A Toyota-run environmental institute outside Tokyo allows visitors to go green and experience unspoiled nature
Kachakrit Yawilerng and his three schoolmates stood rooted deep in the woods, in pitch darkness and with no sense of direction one rainy night. They had no mobile phone, no flashlight or anything else to communicate with others in their group. But instead of feeling lost, they felt unimaginably composed, overtaken, as if by some inner peace and found themselves in perfect harmony with nature around them.
I could hear nothing but the beautiful sound of the waterfall and flowing river," said Kachakrit, a 12th-grade student of Chiangkhongwittayakom School in Chiang Rai province. "Even though I could not see a thing, I felt absolutely at peace and in touch with nature. I have never had such an experience before."
The forest night walk was one of the green activities Kachakrit and his friends _ winners at Toyota Motor Thailand "7th Stop Global Warming" competition _ joined during their excursion to Shirakawa-Go Eco Institute outside Tokyo, run by the Japanese automobile powerhouse.
Located in Gifu prefecture, about two hours from Tokyo by the famed Shinkansen bullet train, the institute was founded in April 2005 with the sole objective of raising public awareness about the environment.
Set against the village of Shirakawa-Go, a Unesco World Heritage site, the institute at first glance appears like any other travel destination. But once visitors spend a few nights there and engage in the Earth-friendly activities available to them, they will realise this place is more than just a tourist resort.
The land on which the institute is built, a sprawling 1,000 rai, used to be an abandoned plot, left uncultivated because most of the time it was covered in snow, with only 10 families living off the land. Then about 40 years ago Toyota bought the plot with the intention to turn it into a holiday home for its staff.
However, given its remote location, Toyota staff hardly paid it a visit. In 1981, the area was swamped by 8m-high snowdrifts that devastated eight family homes, partly damaging the other two.
Toyota found it imperative to do something to preserve the neighbourhood, or else lose everything to nature and snow. Thus the idea of Shirakawa-Go Eco Institute was born.
''It began as a collaboration between Toyota, the Japan Environmental Education Forum (JEEF) and local communities,'' recalled Asano Yoshiaki, director of the institute. ''Our goal was to create Japan's best and biggest environmental school where people would get an opportunity to live with nature and at the same time learn how to help save the environment.''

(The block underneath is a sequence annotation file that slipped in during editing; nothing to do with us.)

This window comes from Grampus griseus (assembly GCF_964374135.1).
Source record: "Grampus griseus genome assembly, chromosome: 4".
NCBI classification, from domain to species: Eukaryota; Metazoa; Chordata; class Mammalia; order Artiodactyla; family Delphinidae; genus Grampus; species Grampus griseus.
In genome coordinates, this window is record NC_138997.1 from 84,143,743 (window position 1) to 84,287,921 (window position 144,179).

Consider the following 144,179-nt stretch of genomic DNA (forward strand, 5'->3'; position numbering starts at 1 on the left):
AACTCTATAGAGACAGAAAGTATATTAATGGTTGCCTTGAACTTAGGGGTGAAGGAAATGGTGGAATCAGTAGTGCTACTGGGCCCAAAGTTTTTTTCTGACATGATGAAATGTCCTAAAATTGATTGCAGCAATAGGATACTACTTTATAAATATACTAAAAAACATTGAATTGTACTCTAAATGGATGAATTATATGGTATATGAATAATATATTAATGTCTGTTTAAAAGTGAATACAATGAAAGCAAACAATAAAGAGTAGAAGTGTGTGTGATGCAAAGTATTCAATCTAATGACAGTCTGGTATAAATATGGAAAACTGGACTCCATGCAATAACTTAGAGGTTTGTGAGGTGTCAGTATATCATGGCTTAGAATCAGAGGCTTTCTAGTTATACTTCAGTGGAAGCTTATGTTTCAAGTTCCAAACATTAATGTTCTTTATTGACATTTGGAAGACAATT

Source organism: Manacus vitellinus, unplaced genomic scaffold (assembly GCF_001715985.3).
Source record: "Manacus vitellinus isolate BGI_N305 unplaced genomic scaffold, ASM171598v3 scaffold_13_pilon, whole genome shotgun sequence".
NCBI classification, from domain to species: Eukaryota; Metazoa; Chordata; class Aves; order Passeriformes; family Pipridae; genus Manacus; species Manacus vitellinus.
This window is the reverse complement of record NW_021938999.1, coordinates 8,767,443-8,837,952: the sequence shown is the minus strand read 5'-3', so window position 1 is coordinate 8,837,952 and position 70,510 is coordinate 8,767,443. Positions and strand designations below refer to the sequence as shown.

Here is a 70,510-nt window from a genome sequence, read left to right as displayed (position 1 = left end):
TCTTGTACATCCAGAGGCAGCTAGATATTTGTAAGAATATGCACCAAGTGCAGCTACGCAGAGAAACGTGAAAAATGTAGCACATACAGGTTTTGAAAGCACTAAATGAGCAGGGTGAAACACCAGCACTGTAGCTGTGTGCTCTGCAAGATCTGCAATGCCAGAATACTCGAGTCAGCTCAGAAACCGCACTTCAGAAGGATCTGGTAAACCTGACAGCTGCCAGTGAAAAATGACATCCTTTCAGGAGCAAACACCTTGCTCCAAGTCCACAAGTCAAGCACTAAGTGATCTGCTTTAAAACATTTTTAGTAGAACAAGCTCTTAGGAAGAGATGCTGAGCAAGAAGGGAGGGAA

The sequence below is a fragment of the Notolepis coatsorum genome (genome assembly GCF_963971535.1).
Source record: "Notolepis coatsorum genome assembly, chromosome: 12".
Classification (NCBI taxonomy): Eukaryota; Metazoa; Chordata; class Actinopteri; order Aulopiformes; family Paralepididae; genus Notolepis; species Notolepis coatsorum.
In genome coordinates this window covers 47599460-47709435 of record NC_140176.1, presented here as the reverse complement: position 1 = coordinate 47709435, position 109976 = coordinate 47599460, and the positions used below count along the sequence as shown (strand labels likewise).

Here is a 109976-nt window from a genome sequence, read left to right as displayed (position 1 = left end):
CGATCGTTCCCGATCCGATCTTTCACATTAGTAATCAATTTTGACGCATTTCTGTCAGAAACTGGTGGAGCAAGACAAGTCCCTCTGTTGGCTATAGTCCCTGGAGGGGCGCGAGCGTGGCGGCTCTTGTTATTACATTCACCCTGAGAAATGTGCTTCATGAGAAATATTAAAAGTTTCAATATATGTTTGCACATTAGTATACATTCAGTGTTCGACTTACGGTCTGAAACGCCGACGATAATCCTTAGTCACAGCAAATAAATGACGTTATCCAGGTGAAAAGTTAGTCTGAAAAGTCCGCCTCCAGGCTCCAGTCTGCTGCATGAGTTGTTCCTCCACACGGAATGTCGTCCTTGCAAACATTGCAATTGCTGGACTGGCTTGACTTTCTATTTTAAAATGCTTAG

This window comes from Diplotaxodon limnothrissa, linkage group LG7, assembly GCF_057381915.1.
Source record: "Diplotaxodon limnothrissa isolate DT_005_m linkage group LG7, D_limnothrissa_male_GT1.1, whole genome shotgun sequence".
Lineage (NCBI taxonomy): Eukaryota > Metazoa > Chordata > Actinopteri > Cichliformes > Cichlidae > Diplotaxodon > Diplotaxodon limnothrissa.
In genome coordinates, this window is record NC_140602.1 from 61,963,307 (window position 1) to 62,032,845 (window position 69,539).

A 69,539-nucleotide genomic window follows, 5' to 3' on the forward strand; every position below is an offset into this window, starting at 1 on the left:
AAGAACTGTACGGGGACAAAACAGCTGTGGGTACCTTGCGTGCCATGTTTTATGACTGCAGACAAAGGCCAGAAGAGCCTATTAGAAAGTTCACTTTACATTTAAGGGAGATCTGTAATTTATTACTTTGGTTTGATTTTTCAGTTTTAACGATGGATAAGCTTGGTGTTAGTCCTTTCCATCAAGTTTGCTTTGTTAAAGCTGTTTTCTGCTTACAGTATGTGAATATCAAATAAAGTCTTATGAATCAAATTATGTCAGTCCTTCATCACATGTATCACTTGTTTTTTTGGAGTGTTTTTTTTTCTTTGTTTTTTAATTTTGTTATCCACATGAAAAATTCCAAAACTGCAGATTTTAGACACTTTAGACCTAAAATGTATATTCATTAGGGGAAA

Powered purely by natural energy, the institute should be viewed as an attempt by Toyota to compensate society for any damage its operations may have caused to the environment.
Battling environmental problems, Yoshiaki said, three weapons are essential: innovation, laws and social standards, and the promotion of public awareness regarding the environment.
And of these three arms, public awareness is the most important, for ignorance on part of the people can lead to deadly consequences.
''Staff at the institute strive to create awareness and better understanding regarding environmental problems, especially among the young ones. We hope this place is like a school where children can experience and learn more about nature. But what is special about this school is that adults can attend and learn something too,'' the director said.
Nature-friendly hands-on activities available to visitors include hiking and camping on nearby Mt Hakusan during which they learn how the local people manage to live harmoniously with nature, attend cultural classes such as handicraft workshops, and learn of environmentally-friendly innovations including the use of natural energy such as solar and soil energy to create heat during winter.
The institute also has a large facility where stored is tonnes of natural mountain snow for keeping temperatures cool during summer. The highlight is a forest walk at night. Experienced Japanese lecturers lead visitors deep into the woods where they are not allowed to speak or make noises. And while there, they hear only the sound of waterfalls and experience undisturbed nature.
''I felt so peaceful,'' said Wannipha Deeprom, a student from Wang Krasae Witthayakhom School in Nakhon Phanom province after one such walk.
''This was the first time I stayed so close to nature, saw starry skies and listened to the sound of water flowing in complete jungle serenity. The experience was so magnificent.''
There are several other green projects visitors can join, such as plant trees, grow rice or revive historical routes, wetlands and forests. The institute also provides accommodation for people wishing to spend a few nights close to nature. These Japanese- and Western-style lodges however can only accommodate up to 100 visitors per day.
According to Yoshiaki, the institute is packed with visitors all year round. Last year, 13,000 spent a night or more there while approximately 1,800 arrived on day-long tours. Guests are mostly from nearby prefectures such as Aichi, Gifu, Tokyo, Osaka, Hyogo and Kanagawa, but also come from around the world.
Thitima Srilert, a 12th-grade student from Saingam Pitthayakom School in Kamphaeng Phet province, said on the issue of tackling environmental issues that people's awareness is paramount, and the institute is the perfect place to engender among the general public a concern for the environment.
''Environment is an issue that involves all of us. It has a bearing on our daily life,'' commented Thitima.
''From the moment we wake up, we start taking advantage of the environment. This place enabled me to realise that nature is the most valuable thing for human beings and if we take it for granted and do not take good care of it, one day it will be completely wiped out.''
By Arusa Pisuthipan
26 June 2012